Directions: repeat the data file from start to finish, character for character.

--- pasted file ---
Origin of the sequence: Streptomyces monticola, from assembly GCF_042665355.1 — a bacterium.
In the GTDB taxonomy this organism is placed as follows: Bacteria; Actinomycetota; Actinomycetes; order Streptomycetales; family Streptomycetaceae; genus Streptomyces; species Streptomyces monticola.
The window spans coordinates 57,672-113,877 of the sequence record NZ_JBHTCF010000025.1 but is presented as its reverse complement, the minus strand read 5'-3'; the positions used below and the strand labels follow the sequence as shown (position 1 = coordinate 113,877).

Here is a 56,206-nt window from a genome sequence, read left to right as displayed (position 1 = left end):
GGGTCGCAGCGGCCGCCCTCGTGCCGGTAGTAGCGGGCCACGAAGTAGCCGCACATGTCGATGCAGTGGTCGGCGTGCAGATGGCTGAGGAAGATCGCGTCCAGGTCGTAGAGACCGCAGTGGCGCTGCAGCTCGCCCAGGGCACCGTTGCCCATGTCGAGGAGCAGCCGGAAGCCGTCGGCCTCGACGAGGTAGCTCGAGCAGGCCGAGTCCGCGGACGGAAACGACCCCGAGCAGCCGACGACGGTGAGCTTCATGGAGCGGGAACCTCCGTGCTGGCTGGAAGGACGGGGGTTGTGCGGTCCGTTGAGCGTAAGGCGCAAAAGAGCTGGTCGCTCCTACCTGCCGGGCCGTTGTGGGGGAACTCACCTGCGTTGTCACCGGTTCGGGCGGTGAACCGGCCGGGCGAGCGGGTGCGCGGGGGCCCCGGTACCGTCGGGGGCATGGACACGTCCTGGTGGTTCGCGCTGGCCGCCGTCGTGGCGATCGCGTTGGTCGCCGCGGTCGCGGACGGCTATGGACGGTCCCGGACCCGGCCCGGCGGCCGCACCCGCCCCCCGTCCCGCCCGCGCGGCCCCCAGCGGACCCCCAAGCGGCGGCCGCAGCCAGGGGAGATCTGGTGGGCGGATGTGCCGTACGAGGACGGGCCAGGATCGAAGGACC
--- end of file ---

Origin of the sequence: Streptomyces monticola, from assembly GCF_042665355.1 — a bacterium.
In the GTDB taxonomy this organism is placed as follows: Bacteria; Actinomycetota; Actinomycetes; order Streptomycetales; family Streptomycetaceae; genus Streptomyces; species Streptomyces monticola.
The window spans coordinates 57,672-113,877 of the sequence record NZ_JBHTCF010000025.1 but is presented as its reverse complement, the minus strand read 5'-3'; the positions used below and the strand labels follow the sequence as shown (position 1 = coordinate 113,877).

Here is a 56,206-nt window from a genome sequence, read left to right as displayed (position 1 = left end):
GGGTCGCAGCGGCCGCCCTCGTGCCGGTAGTAGCGGGCCACGAAGTAGCCGCACATGTCGATGCAGTGGTCGGCGTGCAGATGGCTGAGGAAGATCGCGTCCAGGTCGTAGAGACCGCAGTGGCGCTGCAGCTCGCCCAGGGCACCGTTGCCCATGTCGAGGAGCAGCCGGAAGCCGTCGGCCTCGACGAGGTAGCTCGAGCAGGCCGAGTCCGCGGACGGAAACGACCCCGAGCAGCCGACGACGGTGAGCTTCATGGAGCGGGAACCTCCGTGCTGGCTGGAAGGACGGGGGTTGTGCGGTCCGTTGAGCGTAAGGCGCAAAAGAGCTGGTCGCTCCTACCTGCCGGGCCGTTGTGGGGGAACTCACCTGCGTTGTCACCGGTTCGGGCGGTGAACCGGCCGGGCGAGCGGGTGCGCGGGGGCCCCGGTACCGTCGGGGGCATGGACACGTCCTGGTGGTTCGCGCTGGCCGCCGTCGTGGCGATCGCGTTGGTCGCCGCGGTCGCGGACGGCTATGGACGGTCCCGGACCCGGCCCGGCGGCCGCACCCGCCCCCCGTCCCGCCCGCGCGGCCCCCAGCGGACCCCCAAGCGGCGGCCGCAGCCAGGGGAGATCTGGTGGGCGGATGTGCCGTACGAGGACGGGCCAGGATCGAAGGACC